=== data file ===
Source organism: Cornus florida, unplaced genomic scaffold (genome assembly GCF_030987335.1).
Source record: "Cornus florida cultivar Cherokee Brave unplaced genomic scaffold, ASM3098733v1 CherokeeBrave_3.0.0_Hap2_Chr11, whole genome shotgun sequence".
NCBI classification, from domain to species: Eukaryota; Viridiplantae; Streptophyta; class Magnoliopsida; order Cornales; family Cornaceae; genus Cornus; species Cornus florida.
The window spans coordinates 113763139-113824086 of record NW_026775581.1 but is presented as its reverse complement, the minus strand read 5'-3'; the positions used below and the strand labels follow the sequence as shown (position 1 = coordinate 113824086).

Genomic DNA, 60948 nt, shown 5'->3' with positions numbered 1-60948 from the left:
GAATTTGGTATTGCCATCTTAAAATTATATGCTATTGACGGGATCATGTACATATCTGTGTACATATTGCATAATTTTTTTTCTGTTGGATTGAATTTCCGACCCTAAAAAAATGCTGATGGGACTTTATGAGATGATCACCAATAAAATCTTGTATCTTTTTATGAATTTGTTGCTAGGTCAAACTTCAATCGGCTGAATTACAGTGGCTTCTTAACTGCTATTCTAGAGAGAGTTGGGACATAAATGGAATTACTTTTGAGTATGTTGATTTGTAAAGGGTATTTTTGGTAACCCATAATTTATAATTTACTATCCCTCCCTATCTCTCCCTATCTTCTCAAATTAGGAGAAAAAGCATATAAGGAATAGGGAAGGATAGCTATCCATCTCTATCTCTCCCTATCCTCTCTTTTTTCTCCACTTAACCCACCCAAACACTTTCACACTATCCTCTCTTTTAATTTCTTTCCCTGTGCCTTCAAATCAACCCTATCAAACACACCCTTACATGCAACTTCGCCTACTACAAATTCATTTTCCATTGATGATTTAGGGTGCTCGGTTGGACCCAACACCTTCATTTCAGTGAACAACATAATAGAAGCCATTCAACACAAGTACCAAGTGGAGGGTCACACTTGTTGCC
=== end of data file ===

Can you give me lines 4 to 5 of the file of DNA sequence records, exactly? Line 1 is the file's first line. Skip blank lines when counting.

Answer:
The window spans coordinates 113763139-113824086 of record NW_026775581.1 but is presented as its reverse complement, the minus strand read 5'-3'; the positions used below and the strand labels follow the sequence as shown (position 1 = coordinate 113824086).

Genomic DNA, 60948 nt, shown 5'->3' with positions numbered 1-60948 from the left: